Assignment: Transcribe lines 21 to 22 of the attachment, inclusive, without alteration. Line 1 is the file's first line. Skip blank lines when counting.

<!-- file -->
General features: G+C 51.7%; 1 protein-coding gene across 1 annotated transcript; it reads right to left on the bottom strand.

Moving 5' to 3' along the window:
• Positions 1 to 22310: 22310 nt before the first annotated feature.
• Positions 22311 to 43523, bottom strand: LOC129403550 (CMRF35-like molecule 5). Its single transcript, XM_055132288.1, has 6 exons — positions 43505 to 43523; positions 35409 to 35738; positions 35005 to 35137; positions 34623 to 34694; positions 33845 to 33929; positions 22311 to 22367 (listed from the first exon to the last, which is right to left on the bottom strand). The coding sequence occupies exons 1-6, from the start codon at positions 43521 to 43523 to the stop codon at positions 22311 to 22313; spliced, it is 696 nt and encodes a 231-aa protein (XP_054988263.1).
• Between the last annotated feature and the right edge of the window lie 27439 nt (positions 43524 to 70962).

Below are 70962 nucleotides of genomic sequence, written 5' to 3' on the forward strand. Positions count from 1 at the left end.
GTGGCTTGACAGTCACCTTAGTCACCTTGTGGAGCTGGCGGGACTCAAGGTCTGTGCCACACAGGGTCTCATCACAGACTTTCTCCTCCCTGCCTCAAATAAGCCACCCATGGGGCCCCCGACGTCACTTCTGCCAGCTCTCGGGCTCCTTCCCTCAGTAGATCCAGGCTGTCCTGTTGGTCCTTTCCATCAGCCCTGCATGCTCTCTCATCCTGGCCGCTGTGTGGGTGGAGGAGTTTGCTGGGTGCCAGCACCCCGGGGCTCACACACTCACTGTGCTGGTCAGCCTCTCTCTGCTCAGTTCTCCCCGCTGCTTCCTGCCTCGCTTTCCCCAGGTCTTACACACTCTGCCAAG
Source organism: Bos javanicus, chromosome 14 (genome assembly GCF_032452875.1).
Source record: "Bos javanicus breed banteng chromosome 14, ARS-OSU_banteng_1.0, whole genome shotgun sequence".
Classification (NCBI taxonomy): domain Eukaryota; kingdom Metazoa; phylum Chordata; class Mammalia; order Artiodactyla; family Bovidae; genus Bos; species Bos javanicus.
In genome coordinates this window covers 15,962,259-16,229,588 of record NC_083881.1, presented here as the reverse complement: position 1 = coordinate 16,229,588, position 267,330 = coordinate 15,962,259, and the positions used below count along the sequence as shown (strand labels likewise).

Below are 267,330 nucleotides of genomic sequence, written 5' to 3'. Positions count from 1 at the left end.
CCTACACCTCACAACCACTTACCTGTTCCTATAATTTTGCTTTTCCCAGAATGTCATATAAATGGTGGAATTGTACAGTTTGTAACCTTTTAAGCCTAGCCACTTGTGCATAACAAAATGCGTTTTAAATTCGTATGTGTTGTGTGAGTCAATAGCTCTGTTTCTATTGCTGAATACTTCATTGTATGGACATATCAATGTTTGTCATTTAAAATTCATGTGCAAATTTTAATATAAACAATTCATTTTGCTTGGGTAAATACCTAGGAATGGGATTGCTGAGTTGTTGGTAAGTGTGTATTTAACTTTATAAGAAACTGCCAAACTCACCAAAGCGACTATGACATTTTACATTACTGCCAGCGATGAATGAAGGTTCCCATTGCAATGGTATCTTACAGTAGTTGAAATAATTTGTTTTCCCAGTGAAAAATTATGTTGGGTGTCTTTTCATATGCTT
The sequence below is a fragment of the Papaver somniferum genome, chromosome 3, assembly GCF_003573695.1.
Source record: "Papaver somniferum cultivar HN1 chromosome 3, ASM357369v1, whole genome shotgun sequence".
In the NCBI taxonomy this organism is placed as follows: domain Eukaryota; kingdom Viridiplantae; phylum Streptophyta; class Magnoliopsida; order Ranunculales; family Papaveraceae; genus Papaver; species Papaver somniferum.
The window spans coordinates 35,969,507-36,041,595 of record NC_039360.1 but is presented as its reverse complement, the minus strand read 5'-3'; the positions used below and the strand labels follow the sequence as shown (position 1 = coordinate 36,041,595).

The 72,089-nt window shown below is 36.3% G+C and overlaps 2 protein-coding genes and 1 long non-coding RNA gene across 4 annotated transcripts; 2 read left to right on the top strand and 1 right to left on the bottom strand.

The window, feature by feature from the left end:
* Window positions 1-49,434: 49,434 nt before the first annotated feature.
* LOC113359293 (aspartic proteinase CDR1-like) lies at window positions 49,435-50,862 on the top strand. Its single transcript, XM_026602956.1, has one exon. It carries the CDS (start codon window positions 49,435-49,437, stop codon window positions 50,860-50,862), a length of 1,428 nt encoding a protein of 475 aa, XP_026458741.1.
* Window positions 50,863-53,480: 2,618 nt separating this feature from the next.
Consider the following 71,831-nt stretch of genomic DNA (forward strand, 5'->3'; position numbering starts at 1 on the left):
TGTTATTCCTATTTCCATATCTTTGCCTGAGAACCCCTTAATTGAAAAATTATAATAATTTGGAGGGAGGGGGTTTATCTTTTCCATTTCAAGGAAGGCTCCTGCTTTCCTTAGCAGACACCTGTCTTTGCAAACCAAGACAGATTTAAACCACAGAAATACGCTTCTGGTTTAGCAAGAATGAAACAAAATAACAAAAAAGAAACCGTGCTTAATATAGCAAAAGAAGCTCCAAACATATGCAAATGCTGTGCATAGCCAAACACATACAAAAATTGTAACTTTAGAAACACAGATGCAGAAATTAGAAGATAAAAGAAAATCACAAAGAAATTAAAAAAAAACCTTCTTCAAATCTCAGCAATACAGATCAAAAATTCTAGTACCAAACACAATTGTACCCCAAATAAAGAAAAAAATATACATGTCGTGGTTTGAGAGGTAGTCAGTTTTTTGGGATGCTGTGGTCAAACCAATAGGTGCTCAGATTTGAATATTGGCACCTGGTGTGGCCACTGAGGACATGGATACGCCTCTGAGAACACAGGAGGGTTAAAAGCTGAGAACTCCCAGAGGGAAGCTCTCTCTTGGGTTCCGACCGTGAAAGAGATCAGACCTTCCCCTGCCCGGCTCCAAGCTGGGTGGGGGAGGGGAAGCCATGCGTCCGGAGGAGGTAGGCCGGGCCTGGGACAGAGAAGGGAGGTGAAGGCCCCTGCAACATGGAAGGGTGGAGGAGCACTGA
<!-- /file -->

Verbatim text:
* LOC113359293 (aspartic proteinase CDR1-like) lies at window positions 49,435-50,862 on the top strand. Its single transcript, XM_026602956.1, has one exon. It carries the CDS (start codon window positions 49,435-49,437, stop codon window positions 50,860-50,862), a length of 1,428 nt encoding a protein of 475 aa, XP_026458741.1.
* Window positions 50,863-53,480: 2,618 nt separating this feature from the next.